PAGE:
A team of researchers at the Indian Institute of Science, has analyzed YouTube videos captured by amateur elephant enthusiasts to learn more about how the animals respond when one of their herd members dies. Their paper is published in the journal Royal Society Open Science.
Prior evidence has shown that some creatures besides humans, such as apes and dolphins, respond to the death of a member of their group, particularly mothers to the death of their offspring. In this new effort, the researchers noted that little research has been done to learn more about how elephants respond when one of their own passes away. They noted that it is difficult to capture video evidence of elephants reacting to death due to its rarity. Researchers cannot simply venture out into the wilds and follow elephants around until one of them dies because of time constraints. Instead, the researchers guessed that others have witnessed such events by accident and many of them may have recorded the action using their smartphone and posted it on social media, most specifically, on YouTube.
To find out if that was the case, the researchers conducted a large number of YouTube searches using terms such as “elephant death.” They found 24 videos that feature elephants reacting to the death of one of their herd members, typically, one that was very young.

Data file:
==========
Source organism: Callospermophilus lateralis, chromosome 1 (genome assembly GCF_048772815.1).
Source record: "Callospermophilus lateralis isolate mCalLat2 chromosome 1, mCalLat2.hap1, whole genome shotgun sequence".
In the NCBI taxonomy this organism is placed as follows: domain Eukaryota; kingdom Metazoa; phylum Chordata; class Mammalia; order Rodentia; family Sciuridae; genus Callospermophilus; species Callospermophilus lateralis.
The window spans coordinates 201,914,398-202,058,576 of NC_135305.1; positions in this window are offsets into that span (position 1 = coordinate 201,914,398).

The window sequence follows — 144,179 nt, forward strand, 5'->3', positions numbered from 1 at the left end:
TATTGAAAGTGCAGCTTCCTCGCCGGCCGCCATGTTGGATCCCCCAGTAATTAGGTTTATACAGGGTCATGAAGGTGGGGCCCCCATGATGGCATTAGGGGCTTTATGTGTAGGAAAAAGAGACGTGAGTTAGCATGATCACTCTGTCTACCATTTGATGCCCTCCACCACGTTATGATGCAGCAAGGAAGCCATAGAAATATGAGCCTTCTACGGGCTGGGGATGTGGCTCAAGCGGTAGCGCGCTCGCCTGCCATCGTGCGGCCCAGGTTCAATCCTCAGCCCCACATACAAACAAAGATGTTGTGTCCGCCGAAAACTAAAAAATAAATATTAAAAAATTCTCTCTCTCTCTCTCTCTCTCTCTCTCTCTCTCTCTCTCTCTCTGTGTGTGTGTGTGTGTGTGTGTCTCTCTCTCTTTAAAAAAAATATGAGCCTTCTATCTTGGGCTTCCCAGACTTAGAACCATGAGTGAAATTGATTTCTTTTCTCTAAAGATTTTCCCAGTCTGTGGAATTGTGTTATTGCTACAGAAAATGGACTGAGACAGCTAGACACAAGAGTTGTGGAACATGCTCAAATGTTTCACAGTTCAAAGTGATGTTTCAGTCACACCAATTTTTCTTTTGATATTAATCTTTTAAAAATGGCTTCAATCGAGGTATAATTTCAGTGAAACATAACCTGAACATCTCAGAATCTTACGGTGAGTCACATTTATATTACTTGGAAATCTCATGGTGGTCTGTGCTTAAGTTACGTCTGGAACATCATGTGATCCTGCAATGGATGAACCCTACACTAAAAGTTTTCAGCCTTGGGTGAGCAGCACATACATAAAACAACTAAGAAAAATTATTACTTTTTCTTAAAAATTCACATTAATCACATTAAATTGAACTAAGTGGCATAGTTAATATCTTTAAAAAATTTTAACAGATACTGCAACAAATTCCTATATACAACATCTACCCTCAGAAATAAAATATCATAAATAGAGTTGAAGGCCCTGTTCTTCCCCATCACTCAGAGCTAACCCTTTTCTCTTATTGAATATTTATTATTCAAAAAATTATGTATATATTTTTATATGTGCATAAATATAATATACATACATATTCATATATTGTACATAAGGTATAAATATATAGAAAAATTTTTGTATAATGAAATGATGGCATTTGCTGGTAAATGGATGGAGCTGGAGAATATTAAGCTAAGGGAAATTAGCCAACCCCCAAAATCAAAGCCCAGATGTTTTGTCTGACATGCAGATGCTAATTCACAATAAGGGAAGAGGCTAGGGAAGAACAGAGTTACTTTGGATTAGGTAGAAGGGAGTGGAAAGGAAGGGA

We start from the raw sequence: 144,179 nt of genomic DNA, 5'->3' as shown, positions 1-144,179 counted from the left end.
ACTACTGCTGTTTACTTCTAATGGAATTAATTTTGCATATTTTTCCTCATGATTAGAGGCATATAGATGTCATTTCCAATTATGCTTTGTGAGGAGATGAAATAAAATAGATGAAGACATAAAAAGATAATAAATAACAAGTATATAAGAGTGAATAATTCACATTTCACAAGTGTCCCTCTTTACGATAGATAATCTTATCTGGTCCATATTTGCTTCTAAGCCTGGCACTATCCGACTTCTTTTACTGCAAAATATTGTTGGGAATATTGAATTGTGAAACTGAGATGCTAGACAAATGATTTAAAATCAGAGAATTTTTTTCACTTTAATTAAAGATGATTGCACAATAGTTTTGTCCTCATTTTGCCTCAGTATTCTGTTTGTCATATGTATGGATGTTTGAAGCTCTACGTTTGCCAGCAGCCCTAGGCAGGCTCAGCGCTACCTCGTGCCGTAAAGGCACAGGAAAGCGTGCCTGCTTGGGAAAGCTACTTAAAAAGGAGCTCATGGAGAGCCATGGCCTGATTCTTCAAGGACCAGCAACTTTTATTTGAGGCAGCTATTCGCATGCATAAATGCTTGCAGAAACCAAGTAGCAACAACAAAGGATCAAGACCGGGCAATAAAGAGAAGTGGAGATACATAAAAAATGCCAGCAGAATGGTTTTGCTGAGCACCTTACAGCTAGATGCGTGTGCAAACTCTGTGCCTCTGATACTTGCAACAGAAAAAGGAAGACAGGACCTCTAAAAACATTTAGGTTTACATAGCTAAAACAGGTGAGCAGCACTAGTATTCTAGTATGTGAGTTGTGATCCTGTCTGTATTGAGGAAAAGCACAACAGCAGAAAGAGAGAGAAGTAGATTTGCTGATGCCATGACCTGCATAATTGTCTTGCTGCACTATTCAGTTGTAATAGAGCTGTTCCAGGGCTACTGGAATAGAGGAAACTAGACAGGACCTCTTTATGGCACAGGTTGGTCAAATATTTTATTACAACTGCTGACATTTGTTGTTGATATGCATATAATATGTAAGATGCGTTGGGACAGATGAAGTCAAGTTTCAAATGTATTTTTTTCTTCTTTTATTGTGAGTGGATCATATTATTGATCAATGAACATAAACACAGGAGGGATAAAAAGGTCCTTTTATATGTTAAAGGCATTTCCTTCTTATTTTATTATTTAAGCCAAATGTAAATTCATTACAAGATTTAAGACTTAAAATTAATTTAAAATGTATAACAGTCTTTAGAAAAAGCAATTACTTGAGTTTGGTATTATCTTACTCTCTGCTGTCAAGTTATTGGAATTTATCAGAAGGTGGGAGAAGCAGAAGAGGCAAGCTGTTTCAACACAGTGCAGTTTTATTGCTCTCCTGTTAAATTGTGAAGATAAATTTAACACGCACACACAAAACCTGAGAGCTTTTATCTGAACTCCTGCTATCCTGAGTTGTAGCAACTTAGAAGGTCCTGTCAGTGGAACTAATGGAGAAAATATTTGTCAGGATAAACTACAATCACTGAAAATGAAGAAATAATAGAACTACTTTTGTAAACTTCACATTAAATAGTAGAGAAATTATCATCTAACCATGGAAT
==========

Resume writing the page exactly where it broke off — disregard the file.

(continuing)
The researchers found the most common reaction was touching the corpse. They also observed sniffing. Touching was generally confined to the face or ears. The researchers noted that members of an elephant group also produced varying types of noise in reaction to a death, and some tried to animate the dead creature.
The researchers suggest that elephants not only notice when one of their members dies, but actively mourn them, particularly mothers for their dead offspring. In five such cases, mothers were seen carrying their dead calf for several days following its death.
Sanjeeta Sharma Pokharel et al, Viewing the rare through public lenses: insights into dead calf carrying and other thanatological responses in Asian elephants using YouTube videos, Royal Society Open Science (2022). DOI: 10.1098/rsos.211740
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Researchers study YouTube videos to learn more about how wild elephants react to death (2022, May 19)
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